It’s long been the dirty secret of social media that, deep in the terms and conditions, there are obscurely worded little clauses deeming any and all content uploaded as instantly the intellectual property of the site in question.
And whilst an Instagram shot of your old flipflops ending up on the cover of an indie album may provoke little more than nonplussed resignation on your part, you may wish to think twice about using Gmail to discuss your potentially profitable breakthrough in widget technology with a collaborator, lest you find your idea swiped, patented and (entirely legally – you signed up for the T&Cs) adding to the not-inconsiderable coffers of the Big G.
New media is no respecter of your intellectual property. Information, as the mantra goes, wants to be free (unless it’s their information. Try slapping an Apple logo on your product and see how far you get.)
A recent victim of new media intellectual landgrabbing is pornographer of the surreal and one-man subculture Alva Bernadine, who spoke to Trebuchet in November 2015 about his Forniphilia project, and returns now to tell of skullduggery at the hands of Snapchat.
Alva Bernadine: I recently received a message from one of my Facebook followers that Snapchat had plagiarised one of my videos to use as a selfie filter. He sent me a link to Metro, a daily London newspaper.
Not long before this I had read an article about Snapchat trawling the web and stealing other people’s ideas, some of which disappeared over night when the owners complained.
In the November of 2010 I made a test for a short horror film I was planning of a woman with mouths for eyes. I sat a model down and had her pull a few faces for me, then did the visual effects in After Effects, which I had taught myself enough of to believe I could pull it off. The result was so peculiar and humorous I thought I would upload it to YouTube. I named it Born With Three Mouths.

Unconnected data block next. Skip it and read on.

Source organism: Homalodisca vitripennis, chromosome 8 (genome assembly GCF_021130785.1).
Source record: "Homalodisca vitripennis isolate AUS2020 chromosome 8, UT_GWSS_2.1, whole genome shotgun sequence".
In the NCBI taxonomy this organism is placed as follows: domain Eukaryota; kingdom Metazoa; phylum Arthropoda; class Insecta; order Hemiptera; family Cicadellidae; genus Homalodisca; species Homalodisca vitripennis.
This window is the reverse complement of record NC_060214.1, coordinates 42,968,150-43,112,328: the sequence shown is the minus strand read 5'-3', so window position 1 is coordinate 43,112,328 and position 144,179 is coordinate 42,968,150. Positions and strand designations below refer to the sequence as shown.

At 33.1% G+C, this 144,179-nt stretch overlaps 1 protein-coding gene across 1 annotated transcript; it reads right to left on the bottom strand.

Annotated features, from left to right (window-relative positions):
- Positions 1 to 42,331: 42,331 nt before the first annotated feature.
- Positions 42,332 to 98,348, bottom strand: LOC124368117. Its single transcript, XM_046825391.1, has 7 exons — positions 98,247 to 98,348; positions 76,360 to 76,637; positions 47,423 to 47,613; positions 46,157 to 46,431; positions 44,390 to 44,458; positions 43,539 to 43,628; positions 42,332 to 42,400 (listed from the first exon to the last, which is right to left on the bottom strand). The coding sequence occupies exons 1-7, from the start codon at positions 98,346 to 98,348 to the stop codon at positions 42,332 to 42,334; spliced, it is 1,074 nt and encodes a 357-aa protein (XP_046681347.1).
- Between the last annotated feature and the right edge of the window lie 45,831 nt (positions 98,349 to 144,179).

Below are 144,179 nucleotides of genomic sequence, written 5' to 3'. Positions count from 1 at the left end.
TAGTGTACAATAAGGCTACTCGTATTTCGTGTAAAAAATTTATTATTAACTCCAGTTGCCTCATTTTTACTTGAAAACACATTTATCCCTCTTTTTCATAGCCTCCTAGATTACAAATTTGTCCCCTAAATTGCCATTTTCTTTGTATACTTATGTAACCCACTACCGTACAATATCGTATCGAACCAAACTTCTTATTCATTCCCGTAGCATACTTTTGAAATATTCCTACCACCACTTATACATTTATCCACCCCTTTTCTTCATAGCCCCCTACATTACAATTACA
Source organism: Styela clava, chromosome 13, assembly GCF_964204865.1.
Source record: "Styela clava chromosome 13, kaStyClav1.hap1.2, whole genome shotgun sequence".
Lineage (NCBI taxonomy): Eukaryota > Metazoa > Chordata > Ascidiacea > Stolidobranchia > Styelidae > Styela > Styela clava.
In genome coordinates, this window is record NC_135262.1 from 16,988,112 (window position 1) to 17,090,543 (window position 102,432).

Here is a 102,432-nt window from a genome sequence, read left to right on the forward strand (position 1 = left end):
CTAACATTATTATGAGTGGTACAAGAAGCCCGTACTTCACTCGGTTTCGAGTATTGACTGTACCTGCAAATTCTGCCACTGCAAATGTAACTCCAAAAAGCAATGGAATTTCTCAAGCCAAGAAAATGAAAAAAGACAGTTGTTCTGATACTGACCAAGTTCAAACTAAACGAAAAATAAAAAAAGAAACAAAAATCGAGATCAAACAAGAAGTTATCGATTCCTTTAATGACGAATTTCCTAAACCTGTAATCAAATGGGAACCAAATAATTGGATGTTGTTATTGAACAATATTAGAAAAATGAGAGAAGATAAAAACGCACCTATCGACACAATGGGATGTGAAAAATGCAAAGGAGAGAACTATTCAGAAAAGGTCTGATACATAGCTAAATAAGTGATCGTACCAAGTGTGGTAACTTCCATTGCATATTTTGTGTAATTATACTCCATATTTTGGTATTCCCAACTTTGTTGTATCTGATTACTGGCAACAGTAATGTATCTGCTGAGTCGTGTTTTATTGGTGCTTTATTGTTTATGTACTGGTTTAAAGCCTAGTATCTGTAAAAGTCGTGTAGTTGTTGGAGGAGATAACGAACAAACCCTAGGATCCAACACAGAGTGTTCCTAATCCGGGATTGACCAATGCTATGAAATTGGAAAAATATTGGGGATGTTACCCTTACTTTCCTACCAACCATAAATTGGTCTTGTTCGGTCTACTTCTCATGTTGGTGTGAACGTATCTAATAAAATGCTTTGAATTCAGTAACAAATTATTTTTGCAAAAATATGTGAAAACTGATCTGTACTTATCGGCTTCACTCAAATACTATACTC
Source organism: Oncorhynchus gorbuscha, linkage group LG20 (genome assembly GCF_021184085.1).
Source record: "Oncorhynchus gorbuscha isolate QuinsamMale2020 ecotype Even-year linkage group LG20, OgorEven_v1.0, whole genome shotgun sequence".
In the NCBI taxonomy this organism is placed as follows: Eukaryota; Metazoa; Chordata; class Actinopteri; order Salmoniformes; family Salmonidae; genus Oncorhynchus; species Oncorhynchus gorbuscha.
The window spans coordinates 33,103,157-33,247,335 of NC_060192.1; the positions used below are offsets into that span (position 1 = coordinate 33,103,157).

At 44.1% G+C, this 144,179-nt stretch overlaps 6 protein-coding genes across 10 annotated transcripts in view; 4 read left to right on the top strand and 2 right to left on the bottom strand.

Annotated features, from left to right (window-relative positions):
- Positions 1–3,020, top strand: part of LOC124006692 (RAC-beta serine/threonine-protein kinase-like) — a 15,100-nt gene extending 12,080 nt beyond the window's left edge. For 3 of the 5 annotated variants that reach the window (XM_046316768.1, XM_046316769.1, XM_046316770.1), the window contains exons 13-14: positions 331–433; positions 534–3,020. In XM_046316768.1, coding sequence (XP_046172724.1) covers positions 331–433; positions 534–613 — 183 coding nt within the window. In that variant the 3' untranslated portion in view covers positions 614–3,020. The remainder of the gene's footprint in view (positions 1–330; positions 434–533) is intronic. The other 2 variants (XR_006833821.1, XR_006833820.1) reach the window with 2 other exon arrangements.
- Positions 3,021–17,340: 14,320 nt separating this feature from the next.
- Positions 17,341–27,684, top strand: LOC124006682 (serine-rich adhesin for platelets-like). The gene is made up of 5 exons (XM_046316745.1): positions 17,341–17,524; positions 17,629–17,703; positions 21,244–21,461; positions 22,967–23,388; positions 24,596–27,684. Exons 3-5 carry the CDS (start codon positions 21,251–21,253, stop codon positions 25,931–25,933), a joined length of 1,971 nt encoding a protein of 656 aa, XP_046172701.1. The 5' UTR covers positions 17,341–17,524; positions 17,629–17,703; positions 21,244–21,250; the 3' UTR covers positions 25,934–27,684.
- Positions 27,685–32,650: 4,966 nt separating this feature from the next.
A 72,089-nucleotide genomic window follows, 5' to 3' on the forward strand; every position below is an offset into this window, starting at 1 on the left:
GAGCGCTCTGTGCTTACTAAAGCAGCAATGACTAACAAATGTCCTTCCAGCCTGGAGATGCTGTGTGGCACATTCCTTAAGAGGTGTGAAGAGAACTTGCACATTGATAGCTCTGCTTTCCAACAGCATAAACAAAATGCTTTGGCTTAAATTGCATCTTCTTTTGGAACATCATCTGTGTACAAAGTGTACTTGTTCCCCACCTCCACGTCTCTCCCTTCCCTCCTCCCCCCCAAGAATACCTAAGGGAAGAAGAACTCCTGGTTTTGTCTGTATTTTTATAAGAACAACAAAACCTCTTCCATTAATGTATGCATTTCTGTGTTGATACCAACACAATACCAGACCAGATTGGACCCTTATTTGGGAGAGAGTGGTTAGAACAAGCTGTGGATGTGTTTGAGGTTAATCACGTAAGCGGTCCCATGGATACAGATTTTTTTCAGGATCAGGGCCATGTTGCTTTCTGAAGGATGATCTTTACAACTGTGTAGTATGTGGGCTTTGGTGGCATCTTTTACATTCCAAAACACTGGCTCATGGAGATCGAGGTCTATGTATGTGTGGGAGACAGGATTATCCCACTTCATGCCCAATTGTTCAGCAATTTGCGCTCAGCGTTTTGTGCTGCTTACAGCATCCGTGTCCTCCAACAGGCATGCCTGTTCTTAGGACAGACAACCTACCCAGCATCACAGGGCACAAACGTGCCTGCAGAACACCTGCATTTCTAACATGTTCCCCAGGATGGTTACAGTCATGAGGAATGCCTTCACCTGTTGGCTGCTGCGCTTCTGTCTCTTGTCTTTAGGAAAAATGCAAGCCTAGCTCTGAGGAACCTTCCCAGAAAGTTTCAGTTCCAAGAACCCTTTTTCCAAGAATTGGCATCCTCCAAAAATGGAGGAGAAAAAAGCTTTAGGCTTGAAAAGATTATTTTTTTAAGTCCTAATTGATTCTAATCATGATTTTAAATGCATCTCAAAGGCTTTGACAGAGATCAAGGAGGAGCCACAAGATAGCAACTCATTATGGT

A year later it went viral and I got about 7 million hits and a lot of attention from it. I later went on to experiment with three more clips including an interview with a girl with a split tongue.
Since then I have had my work reflected back at me from surprising directions. I got messages from my followers on Facebook about two or three pop videos and other YouTube clips that they thought were influenced my the work. One was an Azealia Banks pop video, ‘Yung Rapunxel’, (2013). I also had other types of video pointed out to me.
While it is quite satisfying being influential, on the other hand it is quite frustrating to see one’s work turning into a meme without anybody knowing who the originator is. Back in June I read of Snapchat stealing the ideas of makeup artists, (not realising at the time I was also a victim) and several other cases. The Ringer did an in-depth report on the phenomenon, and there was also an article in the Metro.See more of Alva Bernadine’s visuals at his website Bernadinism.com